With so many competing elements, The Piano is a less straightforward BBC romance than a postmodern Möbius strip of references. The effect is to transport the viewer not to another time period but another realm, not a whitewashed dream of dresses, teacups, and chivalry, but a psychological landscape of sexuality, silence, and stories themselves. When Alisdair punishes Ada for her transgressions with Baines, he cuts off her finger with an axe, a terrifying act of fairy-tale violence. In doing so, he takes away Ada’s ability to play the piano and, therefore, communicate while symbolically castrating Ada, Freud’s phallic mother, as revenge for having taken his precarious masculinity through her affair. It’s a hot postmodern stew: sensuality and death, realism and the fantastic, stories within stories, feminist and psychological, and postcolonial imagery.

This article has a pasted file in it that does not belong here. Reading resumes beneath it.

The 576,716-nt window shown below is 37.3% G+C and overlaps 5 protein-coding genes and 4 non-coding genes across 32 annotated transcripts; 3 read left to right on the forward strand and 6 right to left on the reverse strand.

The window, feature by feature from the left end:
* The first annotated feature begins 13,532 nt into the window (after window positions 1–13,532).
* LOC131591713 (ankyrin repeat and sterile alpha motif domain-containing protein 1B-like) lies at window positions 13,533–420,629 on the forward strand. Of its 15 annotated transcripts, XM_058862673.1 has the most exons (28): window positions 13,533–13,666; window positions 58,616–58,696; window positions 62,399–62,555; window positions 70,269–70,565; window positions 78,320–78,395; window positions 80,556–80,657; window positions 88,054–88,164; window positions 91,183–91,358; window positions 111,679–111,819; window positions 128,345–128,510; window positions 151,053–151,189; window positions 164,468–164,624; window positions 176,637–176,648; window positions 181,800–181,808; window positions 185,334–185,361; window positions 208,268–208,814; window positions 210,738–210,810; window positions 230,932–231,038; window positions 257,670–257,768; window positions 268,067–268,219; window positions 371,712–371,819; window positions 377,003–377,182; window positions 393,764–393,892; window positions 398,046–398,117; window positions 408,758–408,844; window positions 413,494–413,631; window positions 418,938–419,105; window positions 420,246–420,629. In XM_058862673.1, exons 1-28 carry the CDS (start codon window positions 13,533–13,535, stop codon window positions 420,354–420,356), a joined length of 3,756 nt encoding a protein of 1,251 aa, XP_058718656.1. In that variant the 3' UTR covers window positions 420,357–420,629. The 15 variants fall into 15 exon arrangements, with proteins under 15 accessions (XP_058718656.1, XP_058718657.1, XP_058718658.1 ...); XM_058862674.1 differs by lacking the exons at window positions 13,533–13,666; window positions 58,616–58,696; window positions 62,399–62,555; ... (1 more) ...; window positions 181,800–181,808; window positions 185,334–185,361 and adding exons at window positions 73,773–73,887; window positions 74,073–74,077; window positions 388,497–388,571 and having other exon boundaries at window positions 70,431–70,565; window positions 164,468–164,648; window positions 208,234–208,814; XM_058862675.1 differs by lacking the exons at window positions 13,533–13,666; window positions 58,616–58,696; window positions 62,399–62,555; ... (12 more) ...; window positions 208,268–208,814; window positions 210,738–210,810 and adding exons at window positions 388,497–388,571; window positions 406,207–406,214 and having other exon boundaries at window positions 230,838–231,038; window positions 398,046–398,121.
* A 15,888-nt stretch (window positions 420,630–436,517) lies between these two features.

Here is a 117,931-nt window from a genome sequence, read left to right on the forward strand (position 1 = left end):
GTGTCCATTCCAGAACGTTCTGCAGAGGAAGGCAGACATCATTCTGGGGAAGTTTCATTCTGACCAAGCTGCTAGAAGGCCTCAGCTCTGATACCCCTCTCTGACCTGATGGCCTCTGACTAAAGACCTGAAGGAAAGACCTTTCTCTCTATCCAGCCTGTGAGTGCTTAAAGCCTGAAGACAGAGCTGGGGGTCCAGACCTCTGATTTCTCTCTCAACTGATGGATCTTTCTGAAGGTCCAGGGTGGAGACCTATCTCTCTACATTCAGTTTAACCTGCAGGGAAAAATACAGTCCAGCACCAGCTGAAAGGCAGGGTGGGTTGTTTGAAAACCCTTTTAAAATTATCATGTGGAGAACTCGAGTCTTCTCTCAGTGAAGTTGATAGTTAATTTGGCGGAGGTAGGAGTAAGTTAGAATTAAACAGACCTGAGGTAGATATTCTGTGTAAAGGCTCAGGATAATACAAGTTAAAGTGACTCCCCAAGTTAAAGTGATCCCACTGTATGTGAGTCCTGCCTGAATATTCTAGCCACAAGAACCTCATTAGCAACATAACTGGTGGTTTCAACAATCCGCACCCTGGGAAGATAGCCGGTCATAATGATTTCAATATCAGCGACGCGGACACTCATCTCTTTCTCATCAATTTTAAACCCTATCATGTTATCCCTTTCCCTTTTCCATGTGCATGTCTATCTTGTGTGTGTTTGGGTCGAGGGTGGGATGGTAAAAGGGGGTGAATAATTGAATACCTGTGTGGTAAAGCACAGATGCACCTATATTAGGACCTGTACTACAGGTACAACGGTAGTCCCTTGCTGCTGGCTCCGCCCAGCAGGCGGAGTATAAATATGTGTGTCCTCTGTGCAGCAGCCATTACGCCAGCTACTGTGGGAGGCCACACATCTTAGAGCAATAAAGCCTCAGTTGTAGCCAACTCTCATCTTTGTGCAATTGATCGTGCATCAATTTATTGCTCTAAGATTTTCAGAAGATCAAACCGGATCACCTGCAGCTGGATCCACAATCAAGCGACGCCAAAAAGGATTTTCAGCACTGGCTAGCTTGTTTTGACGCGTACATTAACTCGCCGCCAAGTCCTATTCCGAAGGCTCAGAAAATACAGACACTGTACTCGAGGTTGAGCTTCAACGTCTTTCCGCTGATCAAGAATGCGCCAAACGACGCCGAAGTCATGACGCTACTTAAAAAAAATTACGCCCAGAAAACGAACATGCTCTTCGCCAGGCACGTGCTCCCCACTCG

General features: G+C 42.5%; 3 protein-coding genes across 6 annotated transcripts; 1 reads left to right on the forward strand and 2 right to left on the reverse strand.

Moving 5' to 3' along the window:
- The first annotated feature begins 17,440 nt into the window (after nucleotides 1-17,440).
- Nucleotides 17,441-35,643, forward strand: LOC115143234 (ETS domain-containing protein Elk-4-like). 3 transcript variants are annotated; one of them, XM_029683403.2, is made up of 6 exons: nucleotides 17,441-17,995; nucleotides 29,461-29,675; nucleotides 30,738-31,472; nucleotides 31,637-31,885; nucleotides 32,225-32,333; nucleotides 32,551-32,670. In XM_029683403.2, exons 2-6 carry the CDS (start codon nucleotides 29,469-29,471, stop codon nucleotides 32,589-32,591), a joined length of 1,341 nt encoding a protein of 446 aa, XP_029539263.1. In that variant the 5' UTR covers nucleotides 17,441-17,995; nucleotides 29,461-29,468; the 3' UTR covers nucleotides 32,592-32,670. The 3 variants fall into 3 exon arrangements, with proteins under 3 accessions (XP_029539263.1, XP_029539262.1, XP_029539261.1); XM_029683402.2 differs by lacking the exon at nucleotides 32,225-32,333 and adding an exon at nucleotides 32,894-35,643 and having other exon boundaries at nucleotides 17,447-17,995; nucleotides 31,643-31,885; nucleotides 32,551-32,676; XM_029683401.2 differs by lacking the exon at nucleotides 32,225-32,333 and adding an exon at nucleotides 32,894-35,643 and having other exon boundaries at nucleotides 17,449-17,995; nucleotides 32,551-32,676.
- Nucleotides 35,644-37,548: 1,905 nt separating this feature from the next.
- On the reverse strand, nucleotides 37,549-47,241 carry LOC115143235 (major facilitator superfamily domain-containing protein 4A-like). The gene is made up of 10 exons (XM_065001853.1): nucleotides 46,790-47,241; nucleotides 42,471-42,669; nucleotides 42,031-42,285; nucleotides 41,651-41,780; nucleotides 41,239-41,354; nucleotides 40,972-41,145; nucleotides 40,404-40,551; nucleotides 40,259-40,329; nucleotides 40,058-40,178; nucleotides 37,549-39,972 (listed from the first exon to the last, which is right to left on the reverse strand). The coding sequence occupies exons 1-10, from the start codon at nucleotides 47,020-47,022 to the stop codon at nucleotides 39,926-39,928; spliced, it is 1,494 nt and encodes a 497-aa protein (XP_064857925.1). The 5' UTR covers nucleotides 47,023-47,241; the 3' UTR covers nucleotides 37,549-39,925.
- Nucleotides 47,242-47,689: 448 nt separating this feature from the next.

The Piano also anticipates the 1990s’ other golden age—not the costume drama, but its shadow, the trippy movies that took postmodernism mainstream: Tony Scott’s True Romance (also 1993), Quentin Tarantino’s Pulp Fiction (1994), Oliver Stone’s Natural Born Killers (1994), David Fincher’s Fight Club (1999), the Wachowski Brothers’The Matrix (1999), Christopher Nolan’s Memento (2001), and more. These are films, like The Piano, that traffic in stylized but discomforting imagery, where things are not as they seem. Yet the perspective and genres are coded masculine, and the point-of-view characters are, without exception, male.